NASCAR's mighty track-drying system takes efficiency to new levels
There is no sadder place than a race track in the rain.
Unless it’s a road course, no cars go out on the track when it’s wet, and in NASCAR, only the NASCAR Nationwide Series has done it. That was on a road course as well, in Montreal.
When Mother Nature is on a rampage and pop-up showers bedevil the paying public, what’s a racer to do?
If you’re NASCAR, you call for the Titan.
Titan, as in Air Titan, is the biggest, baddest, hottest thing in track drying equipment in the business.
It was wetter than Davy Jones’ Locker after a couple of nasty thunderstorms chugged through central Alabama, dumping what seemed to be six feet of water on the speedway -- and the fans. In fact, if you’ve seen any of the photos of the associated campgrounds near the track, six feet sounds about right.
NASCAR officials, faced with 63 laps of racing yet to go once the rain finally stopped, had a decision to make: dry the track and make the crowd -- and the TV audience -- happy, or call it and go home to get ready for the Bojangles' Southern 500.
They went with the first choice, and called on the Air Titan to get the job done.
When it rains like it did then, there’s nothing short of sunshine and a stiff breeze that can dry a 2.66-mile speedway in less than three hours, even one with cliff-like banking like Talladega.
NASCAR officials estimated it would take two hours, 30 minutes to dry the track. Air Titan got it done in two hours. That meant there was just enough daylight to get the remaining laps in.
So what is the Air Titan?
It’s not a jet dryer, though it is used in concert with the aircraft engines on trailers. It is a system of tag-along units that blow hot, compressed air on the track to dry it quickly.
It’s something different.
“[It’s] quite a bit [different], visually and operationally,” said NASCAR President Mike Helton. “It uses compressed air as opposed to jet engines. It's designed to expedite, obviously, the removal of water using compressed air and heat, where the jet dryers were simply designed around blowing and depended more on hot air. The new system depends more on compressed air.”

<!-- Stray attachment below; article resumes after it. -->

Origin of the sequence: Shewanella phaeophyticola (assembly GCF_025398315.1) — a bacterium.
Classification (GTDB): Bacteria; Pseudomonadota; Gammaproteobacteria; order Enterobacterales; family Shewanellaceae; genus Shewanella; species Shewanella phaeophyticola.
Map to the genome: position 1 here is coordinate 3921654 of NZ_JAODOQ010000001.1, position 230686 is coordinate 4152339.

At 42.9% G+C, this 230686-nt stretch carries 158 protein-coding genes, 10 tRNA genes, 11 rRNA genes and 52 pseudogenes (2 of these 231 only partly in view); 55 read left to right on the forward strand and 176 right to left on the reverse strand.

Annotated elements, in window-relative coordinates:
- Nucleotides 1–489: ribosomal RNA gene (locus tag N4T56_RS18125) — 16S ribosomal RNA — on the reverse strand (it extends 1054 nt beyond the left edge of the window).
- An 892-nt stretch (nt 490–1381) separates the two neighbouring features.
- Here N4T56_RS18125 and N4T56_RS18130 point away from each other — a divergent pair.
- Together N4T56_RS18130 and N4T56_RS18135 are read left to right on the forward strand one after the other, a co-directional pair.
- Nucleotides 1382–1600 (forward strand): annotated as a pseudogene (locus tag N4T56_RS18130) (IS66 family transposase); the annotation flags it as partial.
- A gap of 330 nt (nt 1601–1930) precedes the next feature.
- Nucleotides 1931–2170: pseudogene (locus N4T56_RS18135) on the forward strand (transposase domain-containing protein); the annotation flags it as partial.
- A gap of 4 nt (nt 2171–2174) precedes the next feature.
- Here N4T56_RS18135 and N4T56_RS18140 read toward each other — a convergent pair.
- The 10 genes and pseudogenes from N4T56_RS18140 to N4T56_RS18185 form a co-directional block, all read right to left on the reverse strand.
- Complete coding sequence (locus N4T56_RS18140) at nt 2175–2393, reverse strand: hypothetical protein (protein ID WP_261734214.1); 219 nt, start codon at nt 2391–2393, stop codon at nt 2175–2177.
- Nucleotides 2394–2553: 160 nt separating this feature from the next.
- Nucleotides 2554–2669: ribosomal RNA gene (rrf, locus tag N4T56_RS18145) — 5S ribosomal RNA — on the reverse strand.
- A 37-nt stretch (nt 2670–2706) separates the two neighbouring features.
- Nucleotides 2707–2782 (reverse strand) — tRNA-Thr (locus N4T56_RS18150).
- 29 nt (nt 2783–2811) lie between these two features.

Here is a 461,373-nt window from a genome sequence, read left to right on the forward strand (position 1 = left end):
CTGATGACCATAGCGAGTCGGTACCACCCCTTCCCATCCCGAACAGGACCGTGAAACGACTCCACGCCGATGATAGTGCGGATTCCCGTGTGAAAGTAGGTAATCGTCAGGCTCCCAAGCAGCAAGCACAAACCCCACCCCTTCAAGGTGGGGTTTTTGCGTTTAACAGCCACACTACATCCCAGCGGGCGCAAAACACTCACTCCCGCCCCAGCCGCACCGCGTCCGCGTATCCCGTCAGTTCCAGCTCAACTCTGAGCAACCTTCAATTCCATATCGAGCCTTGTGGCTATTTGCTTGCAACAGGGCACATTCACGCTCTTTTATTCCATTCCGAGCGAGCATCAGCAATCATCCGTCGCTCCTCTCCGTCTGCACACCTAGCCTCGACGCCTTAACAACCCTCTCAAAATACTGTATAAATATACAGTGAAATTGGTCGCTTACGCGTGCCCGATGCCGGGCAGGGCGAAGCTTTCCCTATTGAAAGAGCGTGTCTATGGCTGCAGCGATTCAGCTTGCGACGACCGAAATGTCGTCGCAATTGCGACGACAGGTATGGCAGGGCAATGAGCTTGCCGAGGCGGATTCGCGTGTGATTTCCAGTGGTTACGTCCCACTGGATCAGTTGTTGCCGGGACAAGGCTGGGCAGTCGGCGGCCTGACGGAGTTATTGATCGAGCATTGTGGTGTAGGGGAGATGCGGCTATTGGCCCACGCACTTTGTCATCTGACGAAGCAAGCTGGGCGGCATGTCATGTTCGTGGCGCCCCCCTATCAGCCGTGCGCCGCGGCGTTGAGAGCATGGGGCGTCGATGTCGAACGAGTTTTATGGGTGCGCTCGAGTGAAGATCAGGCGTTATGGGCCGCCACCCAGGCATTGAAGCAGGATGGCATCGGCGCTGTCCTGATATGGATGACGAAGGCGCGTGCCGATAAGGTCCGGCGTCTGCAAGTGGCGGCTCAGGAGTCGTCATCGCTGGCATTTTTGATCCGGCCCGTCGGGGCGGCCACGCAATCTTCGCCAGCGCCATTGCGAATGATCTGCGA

Compressed air is, of course, under pressure, and it can be targeted to blow directly where the water is rather than in the same zip code. The addition of heat helps as well, much the same as NASCAR will do when the rain isn’t steady or hard and they keep the cars on the track to keep it dry with engine heat.
That made it perfect for the Talladega race, and was quite a departure from the way it used to be.
“We used to dry tracks off with just a fleet of vehicles going around the race track, or dragging tires behind pickup trucks,” Helton said. “And then someone came along with the jet dryer that expedited it quite a bit and served its purpose for a long period of time, but in today's world with the expectations of getting the show done and getting it on, there was a high priority placed by Brian [France, NASCAR Chairman and CEO] and the rest of us to come up with a way that we could expedite that, and Robin [Pemberton, NASCAR VP of Competition] and the folks at the R&D Center responded to that and come up with ideas, and this one seems to have quite a bit of validity to it.”
You wouldn’t know to look at it, but there’s a lot of hot air blowing through the small units, and focused as it is, it is remarkably efficient. It’s also “greener” than the jet dryers, which go through a ton of aircraft fuel during a rain delay.
Plus, there’s the added benefit of not hauling several hundred gallons of JP-5 around the track on an unprotected trailer, in case anyone forgets what happened at Daytona in 2012.
“Appearance-wise, it's considerably different,” Helton said with his gambler’s grin. “It's a gain of pipes behind a pickup truck that the air is being pushed through as opposed to a jet dryer.”
The system itself underwent an overhaul as well, to prevent another Daytona incident where the disabled car of Juan Pablo Montoya slammed into the jet dryer at speed, causing a conflagration that melted the asphalt and delayed the racing even further.
A pumper truck feeds compressed air into high-pressure blowers being towed along the track surface by another vehicle, which forces standing water toward the apron of the oval where a vacuum truck sucks it up.
Several of the blower units travel together, staggered to cover the entire track surface. The vehicles are followed by jet dryers to remove the last of the moisture, and two brigades are positioned halfway around the track from each other running simultaneously.
The concept was conceived and developed by the NASCAR R&D Center in Concord, N.C., and was intended to speed up the track-drying time by up to 80 percent. It didn’t quite do that well in the adverse, continually damp conditions at Talladega, but it did well enough to get the race in.
Remember the Titan … you’ll see it often when Mother Nature throws a trackside tantrum.